Report: Chinese Warships Enter U.S. Waters

Five Chinese warships entered U.S. territorial waters off the coast of Alaska earlier this week

According to a report Friday in the Wall Street Journal.

Pentagon officials reportedly told the paper that Chinese vessels came within 12 miles of the U.S. coastline, official entering area considered by international conventions to be U.S. territory.

According to the United Nations Convention on the Law of the Sea, 12 miles off the coast of a given country is recognized as a formal extension of sovereign territory. According to the Wall Street Journal report, Pentagon officials confirmed that the vessels from the People's Liberation Army Navy, or PLAN, entered within the 12 mile limit and into U.S. territorial waters off the Alaskan coast.

Pentagon officials told Scout Warrior that Chinese ships were traveling through the Aluetian Island chain in the Bering Sea off the coast of Alaska but did not formally confirm that Chinese warships entered within 12-miles of the Alaskan coastline.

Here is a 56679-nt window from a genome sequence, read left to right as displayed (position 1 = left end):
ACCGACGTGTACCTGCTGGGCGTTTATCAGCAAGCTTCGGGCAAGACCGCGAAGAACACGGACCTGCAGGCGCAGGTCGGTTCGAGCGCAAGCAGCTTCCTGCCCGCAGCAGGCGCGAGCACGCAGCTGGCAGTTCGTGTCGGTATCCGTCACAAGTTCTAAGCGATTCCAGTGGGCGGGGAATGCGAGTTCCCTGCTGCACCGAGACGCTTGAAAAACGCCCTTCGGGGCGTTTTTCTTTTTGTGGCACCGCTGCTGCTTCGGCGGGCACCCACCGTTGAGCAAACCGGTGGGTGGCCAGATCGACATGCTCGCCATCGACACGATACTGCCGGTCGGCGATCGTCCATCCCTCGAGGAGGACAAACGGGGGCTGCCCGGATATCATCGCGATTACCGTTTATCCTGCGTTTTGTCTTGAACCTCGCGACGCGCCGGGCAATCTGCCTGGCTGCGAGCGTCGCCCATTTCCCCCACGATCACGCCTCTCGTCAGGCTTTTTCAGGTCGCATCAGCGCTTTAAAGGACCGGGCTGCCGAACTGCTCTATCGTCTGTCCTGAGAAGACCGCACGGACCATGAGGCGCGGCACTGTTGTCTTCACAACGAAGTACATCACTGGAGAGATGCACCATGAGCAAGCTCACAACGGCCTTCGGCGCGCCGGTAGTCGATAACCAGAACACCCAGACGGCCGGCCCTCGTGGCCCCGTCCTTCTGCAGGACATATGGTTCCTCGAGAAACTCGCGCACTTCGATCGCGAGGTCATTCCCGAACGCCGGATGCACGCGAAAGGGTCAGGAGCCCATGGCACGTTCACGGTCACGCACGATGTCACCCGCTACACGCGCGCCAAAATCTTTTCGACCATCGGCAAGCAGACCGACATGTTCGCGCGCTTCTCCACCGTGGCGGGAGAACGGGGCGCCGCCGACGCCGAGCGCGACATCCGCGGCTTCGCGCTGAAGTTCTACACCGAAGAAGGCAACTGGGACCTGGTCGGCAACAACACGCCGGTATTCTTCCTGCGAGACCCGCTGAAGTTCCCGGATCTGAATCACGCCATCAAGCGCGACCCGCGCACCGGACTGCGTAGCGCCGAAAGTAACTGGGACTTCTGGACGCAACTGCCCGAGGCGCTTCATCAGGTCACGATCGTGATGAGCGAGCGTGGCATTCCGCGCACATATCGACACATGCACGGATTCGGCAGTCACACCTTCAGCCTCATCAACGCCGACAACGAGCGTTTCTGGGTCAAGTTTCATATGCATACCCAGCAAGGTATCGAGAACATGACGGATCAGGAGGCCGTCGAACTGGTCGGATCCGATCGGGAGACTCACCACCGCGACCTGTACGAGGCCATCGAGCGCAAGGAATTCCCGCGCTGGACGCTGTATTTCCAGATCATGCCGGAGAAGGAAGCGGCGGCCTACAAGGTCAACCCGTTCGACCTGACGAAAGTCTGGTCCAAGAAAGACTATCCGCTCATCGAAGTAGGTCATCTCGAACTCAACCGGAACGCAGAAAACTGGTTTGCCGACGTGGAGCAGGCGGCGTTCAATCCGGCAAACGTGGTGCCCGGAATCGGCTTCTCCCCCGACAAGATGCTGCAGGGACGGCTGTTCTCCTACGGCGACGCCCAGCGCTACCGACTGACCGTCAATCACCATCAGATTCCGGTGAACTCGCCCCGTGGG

"The five PLAN ships transited expeditiously and continuously through the Aleutian Island chain in a manner consistent with international law. This was a legal transit of U.S. territorial seas conducted in accordance with the Law of the Sea Convention," Cmdr. Bill Urban, Pentagon spokesman, told Scout Warrior in a written statement.

"After transiting the Aleutian Island chain, the PLAN ships continued out of the area, and into the Pacific Ocean. We will have no further updates on their position," he added.

This marks the first time Chinese warships were sighted in waters between Russia and Alaska, reports indicated.

Much attention has been paid to the rapid modernization of the Chinese military - the Chinese Navy in particular. A congressional report issued last year, the U.S.-China Economic and Security Review Commission, found that China's Navy will likley have more ships than the U.S. Navy by the 2020s, given the pace at which they are reported to be adding destoyers, submarines, carriers and smaller surfrace vessels.

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